But before anyone holds their breath waiting for Scientology to change, let us give you the number one reason why we resist making comparisons between Mormonism and Scientology — a comparison people repeatedly, over the years, have urged us to make.

According to Pew Research, Mormons make up 1.7 percent of this country’s 316 million people. That works out to about 5.3 million Mormons, just in the US. Our best estimates of the number of Scientologists in this country run about 25,000, with maybe 40,000 across the entire world.

Scientology is a tiny, toxic organization whose every tenet, scripture, and activity is about control, interrogation, retaliation, and vengeance. And because of that, it is shrinking and headed for oblivion — perhaps with some spectacular upheavals along the way.

Mormonism, for as weird as its beliefs are, is growing and has become, for good or ill, a not insignificant force in this country’s culture and politics. It isn’t going away anytime soon, and part of its growing pains will continue to include dealing with its past demons.

We know there are surface similarities between these two organizations. But take a deeper look, and you will see that they actually have very little in common. And you will understand why Scientology is incapable, constitutionally, of learning from Mormonism’s new outlook.


Posted by Tony Ortega on November 13, 2014 at 07:00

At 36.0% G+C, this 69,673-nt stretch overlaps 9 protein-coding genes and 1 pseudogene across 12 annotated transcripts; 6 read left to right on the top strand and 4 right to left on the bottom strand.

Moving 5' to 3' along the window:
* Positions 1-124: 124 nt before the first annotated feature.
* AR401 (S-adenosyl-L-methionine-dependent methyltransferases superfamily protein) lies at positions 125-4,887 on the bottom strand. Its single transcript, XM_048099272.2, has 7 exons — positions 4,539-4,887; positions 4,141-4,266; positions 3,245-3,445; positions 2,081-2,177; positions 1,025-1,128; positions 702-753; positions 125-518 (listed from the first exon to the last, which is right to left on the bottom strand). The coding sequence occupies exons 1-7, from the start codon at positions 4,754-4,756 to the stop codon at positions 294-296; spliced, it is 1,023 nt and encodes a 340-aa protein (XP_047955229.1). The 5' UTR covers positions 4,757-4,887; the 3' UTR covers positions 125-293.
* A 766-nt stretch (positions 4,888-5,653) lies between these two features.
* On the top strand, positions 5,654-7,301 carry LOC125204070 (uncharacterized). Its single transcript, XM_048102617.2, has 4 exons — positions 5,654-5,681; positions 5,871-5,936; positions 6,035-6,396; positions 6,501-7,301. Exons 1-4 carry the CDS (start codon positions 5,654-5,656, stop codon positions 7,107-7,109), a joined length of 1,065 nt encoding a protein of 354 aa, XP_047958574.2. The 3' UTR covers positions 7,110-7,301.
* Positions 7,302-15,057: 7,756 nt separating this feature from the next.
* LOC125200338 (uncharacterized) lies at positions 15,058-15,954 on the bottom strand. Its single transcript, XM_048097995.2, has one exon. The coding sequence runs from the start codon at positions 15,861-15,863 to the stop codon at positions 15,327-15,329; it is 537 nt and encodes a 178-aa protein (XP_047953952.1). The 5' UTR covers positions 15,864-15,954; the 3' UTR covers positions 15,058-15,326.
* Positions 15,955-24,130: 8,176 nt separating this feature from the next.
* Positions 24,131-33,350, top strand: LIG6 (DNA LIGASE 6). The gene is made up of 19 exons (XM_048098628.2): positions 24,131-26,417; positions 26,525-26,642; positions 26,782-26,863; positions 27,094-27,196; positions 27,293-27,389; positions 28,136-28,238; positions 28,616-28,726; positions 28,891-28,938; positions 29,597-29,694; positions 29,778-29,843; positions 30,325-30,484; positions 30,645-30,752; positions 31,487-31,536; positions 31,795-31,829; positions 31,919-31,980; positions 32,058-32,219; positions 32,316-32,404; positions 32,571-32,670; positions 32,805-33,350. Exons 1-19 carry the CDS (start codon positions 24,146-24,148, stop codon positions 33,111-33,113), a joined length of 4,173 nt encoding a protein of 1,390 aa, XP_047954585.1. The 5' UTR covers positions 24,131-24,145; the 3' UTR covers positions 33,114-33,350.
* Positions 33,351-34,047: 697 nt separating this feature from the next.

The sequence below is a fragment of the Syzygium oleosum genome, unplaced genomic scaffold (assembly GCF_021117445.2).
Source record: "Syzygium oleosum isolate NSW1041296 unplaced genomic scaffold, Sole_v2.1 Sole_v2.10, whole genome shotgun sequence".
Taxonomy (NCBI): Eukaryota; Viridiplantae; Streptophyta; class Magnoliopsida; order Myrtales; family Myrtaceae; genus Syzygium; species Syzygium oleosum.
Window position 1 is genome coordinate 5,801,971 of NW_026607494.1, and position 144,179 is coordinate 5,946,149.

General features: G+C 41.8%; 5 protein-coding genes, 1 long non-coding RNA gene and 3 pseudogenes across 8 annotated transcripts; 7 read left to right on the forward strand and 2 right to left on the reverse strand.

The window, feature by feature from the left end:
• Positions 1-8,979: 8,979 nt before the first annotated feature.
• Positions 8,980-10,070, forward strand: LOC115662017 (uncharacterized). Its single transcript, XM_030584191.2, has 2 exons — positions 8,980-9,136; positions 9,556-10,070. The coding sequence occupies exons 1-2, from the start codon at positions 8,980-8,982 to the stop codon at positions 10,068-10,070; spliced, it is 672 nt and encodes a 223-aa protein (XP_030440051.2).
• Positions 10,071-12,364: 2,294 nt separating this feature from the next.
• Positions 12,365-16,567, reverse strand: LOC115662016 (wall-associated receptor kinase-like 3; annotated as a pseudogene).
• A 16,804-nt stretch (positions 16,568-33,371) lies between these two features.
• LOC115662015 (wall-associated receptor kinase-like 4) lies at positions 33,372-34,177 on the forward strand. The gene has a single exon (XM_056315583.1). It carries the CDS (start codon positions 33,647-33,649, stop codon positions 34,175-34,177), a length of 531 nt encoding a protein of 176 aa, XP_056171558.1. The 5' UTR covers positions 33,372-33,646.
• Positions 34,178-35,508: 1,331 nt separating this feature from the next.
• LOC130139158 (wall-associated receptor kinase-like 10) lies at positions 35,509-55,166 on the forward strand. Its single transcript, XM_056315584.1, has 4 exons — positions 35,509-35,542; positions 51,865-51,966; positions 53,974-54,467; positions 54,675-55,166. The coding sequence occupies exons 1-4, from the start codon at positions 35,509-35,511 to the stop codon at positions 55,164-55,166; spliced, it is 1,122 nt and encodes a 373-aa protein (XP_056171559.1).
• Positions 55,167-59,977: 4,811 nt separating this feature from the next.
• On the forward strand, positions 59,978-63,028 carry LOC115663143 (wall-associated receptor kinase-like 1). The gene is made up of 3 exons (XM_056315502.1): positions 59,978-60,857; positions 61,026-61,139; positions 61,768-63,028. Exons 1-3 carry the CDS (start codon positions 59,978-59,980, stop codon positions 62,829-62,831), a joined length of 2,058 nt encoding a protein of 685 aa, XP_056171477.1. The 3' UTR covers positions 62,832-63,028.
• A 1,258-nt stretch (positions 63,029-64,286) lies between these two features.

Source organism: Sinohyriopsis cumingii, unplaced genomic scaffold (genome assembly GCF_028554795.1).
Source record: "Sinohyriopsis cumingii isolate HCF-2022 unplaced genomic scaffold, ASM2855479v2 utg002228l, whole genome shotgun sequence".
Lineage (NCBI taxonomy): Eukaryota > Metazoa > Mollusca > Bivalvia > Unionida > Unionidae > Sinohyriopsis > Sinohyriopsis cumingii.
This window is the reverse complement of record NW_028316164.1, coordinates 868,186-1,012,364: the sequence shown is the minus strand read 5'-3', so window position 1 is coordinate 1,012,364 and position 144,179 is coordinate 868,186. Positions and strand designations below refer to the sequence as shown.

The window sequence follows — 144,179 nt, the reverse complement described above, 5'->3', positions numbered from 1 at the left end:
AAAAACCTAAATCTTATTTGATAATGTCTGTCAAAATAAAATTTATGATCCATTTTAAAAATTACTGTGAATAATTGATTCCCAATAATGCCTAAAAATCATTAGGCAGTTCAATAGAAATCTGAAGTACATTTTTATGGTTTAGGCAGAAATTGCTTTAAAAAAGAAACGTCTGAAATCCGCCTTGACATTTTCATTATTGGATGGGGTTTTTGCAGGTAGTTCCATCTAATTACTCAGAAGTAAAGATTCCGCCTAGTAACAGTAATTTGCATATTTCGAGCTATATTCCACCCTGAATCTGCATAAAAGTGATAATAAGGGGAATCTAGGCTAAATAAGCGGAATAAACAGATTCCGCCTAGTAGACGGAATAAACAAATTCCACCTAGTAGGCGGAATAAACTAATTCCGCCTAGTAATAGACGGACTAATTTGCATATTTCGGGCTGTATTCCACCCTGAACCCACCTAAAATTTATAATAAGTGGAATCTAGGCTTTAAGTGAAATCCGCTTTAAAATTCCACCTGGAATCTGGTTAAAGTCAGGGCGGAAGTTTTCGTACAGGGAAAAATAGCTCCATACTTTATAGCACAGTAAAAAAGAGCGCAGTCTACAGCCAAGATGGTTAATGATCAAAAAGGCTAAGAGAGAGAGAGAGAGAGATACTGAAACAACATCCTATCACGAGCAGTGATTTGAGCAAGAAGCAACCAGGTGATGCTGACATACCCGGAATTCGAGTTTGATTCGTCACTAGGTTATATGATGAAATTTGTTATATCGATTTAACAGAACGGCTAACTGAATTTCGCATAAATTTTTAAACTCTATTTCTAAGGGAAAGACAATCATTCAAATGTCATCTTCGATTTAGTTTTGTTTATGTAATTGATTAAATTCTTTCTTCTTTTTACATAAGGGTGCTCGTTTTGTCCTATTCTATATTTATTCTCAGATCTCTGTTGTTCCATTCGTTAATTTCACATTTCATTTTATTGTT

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Learn about Scientology with our numerous series with experts…

BLOGGING DIANETICS (We read Scientology’s founding text) 1, 2, 3, 4, 5, 6, 7, 8, 9, 10, 11, 12, 13, 14, 15, 16, 17, 18, 19, 20, 21, 22, 23, 24, 25

UP THE BRIDGE (Claire Headley and Bruce Hines train us as Scientologists) 1, 2, 3, 4, 5, 6, 7, 8, 9, 10, 11, 12, 13, 14, 15, 16, 17, 18, 19, 20, 21, 22, 23, 24, 25, 26, 27, 28, 29, 30, 31, 32, 33, 34, 35, 36, 37, 38, 39, 40, 41, 42, 43, 44, 45, 46, 47, 48

GETTING OUR ETHICS IN (Jefferson Hawkins explains Scientology’s system of justice) 1, 2, 3, 4, 5, 6, 7, 8, 9, 10, 11, 12, 13, 14

SCIENTOLOGY MYTHBUSTING (Historian Jon Atack discusses key Scientology concepts) 1, 2, 3, 4, 5, 6, 7, 8, 9, 10, 11, 12, 13, 14, 15, 16, 17, 18, 19, 20, 21, 22, 23, 24, 25, 26, 27, 28, 29, 30, 31, 32, 33, 34, 35, 36, 37, 38, 39, 40, 41, 42, 43, 44, 45, 46, 47, 48, 49

PZ Myers reads L. Ron Hubbard’s “A History of Man” | Scientology’s Master Spies | Scientology’s Private Dancer
The Underground Bunker’s Official Theme Song | The Underground Bunker FAQ